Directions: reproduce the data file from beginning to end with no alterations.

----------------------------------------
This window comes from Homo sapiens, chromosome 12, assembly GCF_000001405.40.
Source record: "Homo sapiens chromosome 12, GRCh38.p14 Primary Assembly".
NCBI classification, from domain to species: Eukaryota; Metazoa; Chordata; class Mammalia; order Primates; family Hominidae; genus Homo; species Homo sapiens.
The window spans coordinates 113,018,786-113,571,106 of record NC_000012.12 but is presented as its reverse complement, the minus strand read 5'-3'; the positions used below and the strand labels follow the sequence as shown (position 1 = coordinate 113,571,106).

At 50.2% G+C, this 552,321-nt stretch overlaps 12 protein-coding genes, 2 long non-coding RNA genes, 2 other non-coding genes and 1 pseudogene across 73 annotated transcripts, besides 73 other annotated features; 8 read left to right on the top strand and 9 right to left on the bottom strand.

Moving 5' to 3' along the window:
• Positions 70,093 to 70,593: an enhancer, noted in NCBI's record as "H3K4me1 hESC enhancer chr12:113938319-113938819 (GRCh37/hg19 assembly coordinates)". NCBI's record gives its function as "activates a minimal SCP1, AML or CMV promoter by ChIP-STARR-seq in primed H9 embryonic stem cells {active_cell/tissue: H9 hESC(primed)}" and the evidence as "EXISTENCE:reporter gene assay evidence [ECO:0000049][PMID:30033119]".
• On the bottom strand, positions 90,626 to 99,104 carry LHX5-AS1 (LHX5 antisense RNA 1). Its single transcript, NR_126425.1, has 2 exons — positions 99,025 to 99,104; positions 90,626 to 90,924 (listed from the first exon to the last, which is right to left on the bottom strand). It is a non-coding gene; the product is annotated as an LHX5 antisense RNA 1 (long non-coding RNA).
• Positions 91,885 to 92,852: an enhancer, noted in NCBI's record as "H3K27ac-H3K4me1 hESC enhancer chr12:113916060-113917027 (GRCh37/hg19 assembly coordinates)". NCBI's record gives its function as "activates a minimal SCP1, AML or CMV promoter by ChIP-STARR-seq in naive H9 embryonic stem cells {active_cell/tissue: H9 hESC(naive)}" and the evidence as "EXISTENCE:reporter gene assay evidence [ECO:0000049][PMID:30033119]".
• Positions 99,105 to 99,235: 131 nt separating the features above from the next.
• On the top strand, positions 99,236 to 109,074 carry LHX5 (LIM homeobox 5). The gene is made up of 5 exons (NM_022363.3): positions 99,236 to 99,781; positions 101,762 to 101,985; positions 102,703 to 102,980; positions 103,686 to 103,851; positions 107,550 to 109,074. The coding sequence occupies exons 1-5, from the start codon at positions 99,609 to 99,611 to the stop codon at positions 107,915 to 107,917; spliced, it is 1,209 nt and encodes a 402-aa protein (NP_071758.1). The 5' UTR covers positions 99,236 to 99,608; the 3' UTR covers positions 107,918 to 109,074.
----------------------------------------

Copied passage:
This window comes from Homo sapiens, chromosome 12, assembly GCF_000001405.40.
Source record: "Homo sapiens chromosome 12, GRCh38.p14 Primary Assembly".
NCBI classification, from domain to species: Eukaryota; Metazoa; Chordata; class Mammalia; order Primates; family Hominidae; genus Homo; species Homo sapiens.
The window spans coordinates 113,018,786-113,571,106 of record NC_000012.12 but is presented as its reverse complement, the minus strand read 5'-3'; the positions used below and the strand labels follow the sequence as shown (position 1 = coordinate 113,571,106).

At 50.2% G+C, this 552,321-nt stretch overlaps 12 protein-coding genes, 2 long non-coding RNA genes, 2 other non-coding genes and 1 pseudogene across 73 annotated transcripts, besides 73 other annotated features; 8 read left to right on the top strand and 9 right to left on the bottom strand.

Moving 5' to 3' along the window:
• Positions 70,093 to 70,593: an enhancer, noted in NCBI's record as "H3K4me1 hESC enhancer chr12:113938319-113938819 (GRCh37/hg19 assembly coordinates)". NCBI's record gives its function as "activates a minimal SCP1, AML or CMV promoter by ChIP-STARR-seq in primed H9 embryonic stem cells {active_cell/tissue: H9 hESC(primed)}" and the evidence as "EXISTENCE:reporter gene assay evidence [ECO:0000049][PMID:30033119]".
• On the bottom strand, positions 90,626 to 99,104 carry LHX5-AS1 (LHX5 antisense RNA 1). Its single transcript, NR_126425.1, has 2 exons — positions 99,025 to 99,104; positions 90,626 to 90,924 (listed from the first exon to the last, which is right to left on the bottom strand). It is a non-coding gene; the product is annotated as an LHX5 antisense RNA 1 (long non-coding RNA).
• Positions 91,885 to 92,852: an enhancer, noted in NCBI's record as "H3K27ac-H3K4me1 hESC enhancer chr12:113916060-113917027 (GRCh37/hg19 assembly coordinates)". NCBI's record gives its function as "activates a minimal SCP1, AML or CMV promoter by ChIP-STARR-seq in naive H9 embryonic stem cells {active_cell/tissue: H9 hESC(naive)}" and the evidence as "EXISTENCE:reporter gene assay evidence [ECO:0000049][PMID:30033119]".
• Positions 99,105 to 99,235: 131 nt separating the features above from the next.
• On the top strand, positions 99,236 to 109,074 carry LHX5 (LIM homeobox 5). The gene is made up of 5 exons (NM_022363.3): positions 99,236 to 99,781; positions 101,762 to 101,985; positions 102,703 to 102,980; positions 103,686 to 103,851; positions 107,550 to 109,074. The coding sequence occupies exons 1-5, from the start codon at positions 99,609 to 99,611 to the stop codon at positions 107,915 to 107,917; spliced, it is 1,209 nt and encodes a 402-aa protein (NP_071758.1). The 5' UTR covers positions 99,236 to 99,608; the 3' UTR covers positions 107,918 to 109,074.